Tuesdays, 6-10 PM, room 651, Fall 2005
Instructors: Ann Harris & Chris Lacinak
Introduction to Moving Image
& Preservation H72.1800
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Assignments due before class:
- Go through all 6 animated tutorials called Shutters, Sprockets, and
Tubes. You can either do this at the Museum of the Moving Image in
Queens, or do it online.
Sound Australia Film Preservation Handbook (first 5 sections: Film Construction, Base Polymers and Decomposition, Gelatin, Image Forming Materials, Damage to Film)
- Annette Melville, ed., "Understanding
Film and How It Decays", The Film Preservation Guide,San Francisco: The Film Preservation Foundation, 2004, pp 6-18.
- Leo Enticknap, "Film" and "Cinematography and Film Formats", Moving Image Technology from Zoetrope to Digital, Walflower Press, 2004, pp 4-73.
- Introduction to the physical and chemical structure of film
- History and variety of film formats
- Introduction to collection management concepts
- Risk Assessment
- Storage Issues
- Description, Documentation, Metadata
- Standards and Recommended Practices
- What artifacts exist as a result of media production? What gets saved and what gets lost? Knowing production process can aid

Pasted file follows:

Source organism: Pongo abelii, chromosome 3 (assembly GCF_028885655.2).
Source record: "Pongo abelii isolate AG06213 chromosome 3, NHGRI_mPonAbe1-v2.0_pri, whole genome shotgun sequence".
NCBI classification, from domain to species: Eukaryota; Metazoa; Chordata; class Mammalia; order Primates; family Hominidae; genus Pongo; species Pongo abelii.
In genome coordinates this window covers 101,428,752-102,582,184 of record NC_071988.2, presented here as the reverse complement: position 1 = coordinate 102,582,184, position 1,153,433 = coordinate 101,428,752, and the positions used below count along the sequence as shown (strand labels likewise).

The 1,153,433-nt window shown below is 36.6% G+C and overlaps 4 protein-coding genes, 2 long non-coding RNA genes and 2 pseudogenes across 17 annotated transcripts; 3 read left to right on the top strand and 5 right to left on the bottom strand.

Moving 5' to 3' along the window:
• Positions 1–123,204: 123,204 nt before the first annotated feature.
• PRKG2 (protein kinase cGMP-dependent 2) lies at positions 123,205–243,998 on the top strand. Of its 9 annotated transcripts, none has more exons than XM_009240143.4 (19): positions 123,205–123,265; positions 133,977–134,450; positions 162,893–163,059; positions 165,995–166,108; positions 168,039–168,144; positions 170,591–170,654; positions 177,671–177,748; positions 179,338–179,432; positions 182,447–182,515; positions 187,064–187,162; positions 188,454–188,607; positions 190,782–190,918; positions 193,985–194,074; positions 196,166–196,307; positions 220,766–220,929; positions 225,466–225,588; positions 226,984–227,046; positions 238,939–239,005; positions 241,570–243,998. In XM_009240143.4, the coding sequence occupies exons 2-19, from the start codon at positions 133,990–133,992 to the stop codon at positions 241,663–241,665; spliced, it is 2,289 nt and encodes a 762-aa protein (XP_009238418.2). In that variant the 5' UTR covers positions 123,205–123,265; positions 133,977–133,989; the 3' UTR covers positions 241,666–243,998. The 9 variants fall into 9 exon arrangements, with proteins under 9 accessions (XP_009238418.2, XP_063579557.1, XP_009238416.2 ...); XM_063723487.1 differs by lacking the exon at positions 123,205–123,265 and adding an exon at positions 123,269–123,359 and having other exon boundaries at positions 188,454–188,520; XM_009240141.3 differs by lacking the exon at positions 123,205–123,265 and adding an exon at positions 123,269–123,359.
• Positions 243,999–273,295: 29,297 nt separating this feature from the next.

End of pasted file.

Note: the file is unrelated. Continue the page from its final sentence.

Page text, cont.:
identification. Detective work and how ancillary materials are both cultural artifacts and clues. Sources for gauges & types of moving
- Questions about class, schedule?
- Screening: CAPTAIN CELLULOID VS. THE FILM PIRATES,(excerpt) 7 min.
- Discussion of terminology
- Process of preservation
- Documentation, Metadata, Cataloging
- Risk Assessment
- Class submitted terms:
- Film as a system
- What is standardization?
- Intermittent movement
- Structure of Film
- Close up look at a piece of film
- Why does a moving image archivist need to understand the structure of film?
- Film Formats
- Look at examples of film formats
- Discussion Museum of the Moving Image visit.
- First class project
- screening: The Race to Save 100 Years (if time permits)
- Important!: Friday, September 15th, MIAP Speaker Series: 1pm in room 656